His body was interred in armor within the village of Yuge, near the main road near Mount Iwato, facing the direction the Hosokawas would travel to Edo; his hair was buried on Mount Iwato itself.

Nine years later, a major source about his life- a monument with a funereal eulogy to Musashi- was erected in Kokura by Miyamoto Iori; this monument was called the Kokura hibun.

TeachingsEdit

Musashi on the back of a whale

Another picture of Musashi engaged in fantastic combat, by Utagawa Kuniyoshi (1798-1861).

Musashi created and perfected a two-sword kenjutsu technique called niten'ichi (二天一, "two heavens as one") or nitōichi (二刀一, "two swords as one") or "Ni-Ten Ichi Ryu" (A Kongen Buddhist Sutra refers to the two heavens as the two guardians of Buddha). In this technique, the swordsman uses both a large sword, and a "companion sword" at the same time, such as a katana and wakizashi.

It is said the two-handed movements of temple drummers inspired him, although it seems more likely that the technique was forged by a means of natural selection through Musashi's combat experience, or from jitte techniques which were taught to him by his father- the jitte was often used in battle paired with a sword; the jitte would parry and neutralize the weapon of the enemy whilst the sword struck or the practitioner grappled with the enemy. In his time a long sword in the left hand was referred to as gyaku nito. Today Musashi's style of swordsmanship is known as Hyōhō Niten Ichi-ryū.

Musashi was also an expert in throwing weapons. He frequently threw his short sword, and Kenji Tokitsu believes that shuriken methods for the wakizashi were the Niten Ichi Ryu's secret techniques. In fact before the Meiji era multi-faceted skills were a necessity, so the likelihood of such information is accurate. (see Hayakutake-Watkin: [1])

Musashi was a loner. He spent many years studying Buddhism and swordsmanship. He was an accomplished artist, sculptor, and calligrapher. Records also show that he had architectural skills. Also, he had a rather straightforward approach to combat, with no additional frills or aesthetic considerations. This was probably due to his real-life combat experience.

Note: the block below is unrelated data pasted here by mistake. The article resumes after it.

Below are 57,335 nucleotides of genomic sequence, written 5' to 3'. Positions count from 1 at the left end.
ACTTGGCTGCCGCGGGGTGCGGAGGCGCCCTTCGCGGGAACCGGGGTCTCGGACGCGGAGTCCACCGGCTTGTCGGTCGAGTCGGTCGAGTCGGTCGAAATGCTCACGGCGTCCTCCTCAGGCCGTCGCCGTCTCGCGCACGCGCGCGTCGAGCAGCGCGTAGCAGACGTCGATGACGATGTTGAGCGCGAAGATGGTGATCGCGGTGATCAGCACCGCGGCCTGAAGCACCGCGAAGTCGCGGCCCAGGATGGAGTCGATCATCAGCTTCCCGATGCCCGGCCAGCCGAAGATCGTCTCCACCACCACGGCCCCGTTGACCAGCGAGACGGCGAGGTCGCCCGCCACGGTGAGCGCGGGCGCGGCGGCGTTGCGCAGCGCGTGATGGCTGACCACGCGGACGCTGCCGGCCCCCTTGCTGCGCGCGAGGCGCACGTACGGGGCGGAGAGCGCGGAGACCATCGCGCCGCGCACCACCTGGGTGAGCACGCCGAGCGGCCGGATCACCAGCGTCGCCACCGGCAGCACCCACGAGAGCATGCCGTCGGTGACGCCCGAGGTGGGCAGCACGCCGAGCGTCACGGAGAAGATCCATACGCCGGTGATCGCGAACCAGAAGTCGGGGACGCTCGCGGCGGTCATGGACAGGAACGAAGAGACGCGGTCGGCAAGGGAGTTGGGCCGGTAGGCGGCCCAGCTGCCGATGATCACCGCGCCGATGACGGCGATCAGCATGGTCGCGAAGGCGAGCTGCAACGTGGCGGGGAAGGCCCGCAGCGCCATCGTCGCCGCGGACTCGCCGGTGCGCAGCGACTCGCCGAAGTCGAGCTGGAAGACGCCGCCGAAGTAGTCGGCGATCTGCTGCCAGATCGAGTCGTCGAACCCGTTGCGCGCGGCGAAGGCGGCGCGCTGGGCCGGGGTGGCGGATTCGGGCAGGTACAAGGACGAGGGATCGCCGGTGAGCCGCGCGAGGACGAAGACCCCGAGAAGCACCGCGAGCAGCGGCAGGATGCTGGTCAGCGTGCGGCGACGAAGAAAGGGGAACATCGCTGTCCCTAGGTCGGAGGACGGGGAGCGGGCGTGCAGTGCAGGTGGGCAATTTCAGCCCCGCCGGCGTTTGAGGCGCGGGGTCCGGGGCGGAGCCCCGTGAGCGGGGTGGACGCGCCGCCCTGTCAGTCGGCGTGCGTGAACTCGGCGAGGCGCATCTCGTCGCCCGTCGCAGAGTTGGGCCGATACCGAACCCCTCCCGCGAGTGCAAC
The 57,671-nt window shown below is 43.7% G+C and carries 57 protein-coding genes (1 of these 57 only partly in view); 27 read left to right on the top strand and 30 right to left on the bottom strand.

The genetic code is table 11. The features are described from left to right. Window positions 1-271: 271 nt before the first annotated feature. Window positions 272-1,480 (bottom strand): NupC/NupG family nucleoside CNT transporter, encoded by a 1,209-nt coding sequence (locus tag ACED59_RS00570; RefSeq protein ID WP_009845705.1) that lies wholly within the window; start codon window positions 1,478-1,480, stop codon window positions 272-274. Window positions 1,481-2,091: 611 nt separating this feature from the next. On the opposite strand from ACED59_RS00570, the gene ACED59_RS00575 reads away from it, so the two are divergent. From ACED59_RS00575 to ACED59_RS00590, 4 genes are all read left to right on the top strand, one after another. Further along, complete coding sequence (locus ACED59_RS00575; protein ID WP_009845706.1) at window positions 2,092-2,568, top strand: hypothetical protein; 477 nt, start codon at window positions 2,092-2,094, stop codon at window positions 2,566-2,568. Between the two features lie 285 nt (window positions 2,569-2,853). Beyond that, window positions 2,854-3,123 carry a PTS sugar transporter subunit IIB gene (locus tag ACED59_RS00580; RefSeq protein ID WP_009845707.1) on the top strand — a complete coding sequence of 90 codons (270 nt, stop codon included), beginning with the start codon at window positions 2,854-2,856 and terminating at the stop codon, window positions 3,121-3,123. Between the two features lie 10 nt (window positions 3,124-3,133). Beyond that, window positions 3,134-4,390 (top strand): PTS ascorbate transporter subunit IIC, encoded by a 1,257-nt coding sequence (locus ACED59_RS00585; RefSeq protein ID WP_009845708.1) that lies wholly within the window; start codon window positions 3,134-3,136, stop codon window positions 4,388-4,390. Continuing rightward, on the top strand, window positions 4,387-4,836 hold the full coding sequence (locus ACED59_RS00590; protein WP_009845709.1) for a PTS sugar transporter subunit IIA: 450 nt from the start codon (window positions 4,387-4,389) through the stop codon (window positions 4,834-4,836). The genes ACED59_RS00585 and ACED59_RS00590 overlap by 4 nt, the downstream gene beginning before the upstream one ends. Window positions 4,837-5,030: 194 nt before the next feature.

Especially in his later life Musashi also followed the more artistic side of bushido. He made various Zen brush paintings and calligraphy and sculpted wood and metal. Even in The Book of Five Rings he emphasizes that samurai should understand other professions as well. It should be understood that Musashi's writings were very ambiguous. Translating them into English make them even more so. That is why we find so many copies of Gorin no Sho. One needs to read this work, Dokkodo and Hyoho Shiji ni Kajo to get a better idea of what he was about and understand his transformation from Setsuninto (the sword that takes life) to Katsujinken (the sword that gives life).

LegendsEdit

After his death, various legends began to appear. Most talk about his feats in kenjutsu and other martial arts, some describing how he was able to hurl men over 5 feet backwards, other about his speed and technique. Other legends, tell of how Musashi killed giant lizards in Echizen, as well as Nues in various other prefectures. He gained the stature of Kensei, a "sword saint" for his mastery in swordsmanship. Some believed he could run at super-human speed, walk on air, water and even fly through the clouds. Other legends say that he fought in the battle of Sekigahara and the Summer seige of Osaka Castle. In both of these battles he is said to have fought alongside the Toyotomi clan.

PhilosophyEdit

Throughout Musashi's last book, Go Rin No Sho (五輪の書, The Book of Five Rings), Musashi seems to take a very philosophical approach to looking at the "Craft of War"; "There are four Ways in which men pass through life: as Gentlemen Warriors, Farmers, Artisans and Merchants." these falling into one of the few profession groups that could be observed in Musashi's time.

Throughout the book, Musashi employs that the way of the Warrior, as well as the meaning of a "True strategist" is that of somebody who has made mastery of many art forms away from that of the sword, such as tea drinking (sado), laboring, writing, and painting as Musashi practiced throughout his life. Musashi was hailed as an extraordinary sumi-e artist in the use of ink monochrome as depicted in two such famous paintings: "Shrike Perched in a Dead Tree" (Koboku Meikakuzu, 古木明確図) and "Wild Geese Among Reeds" (Rozanzu, 魯山図).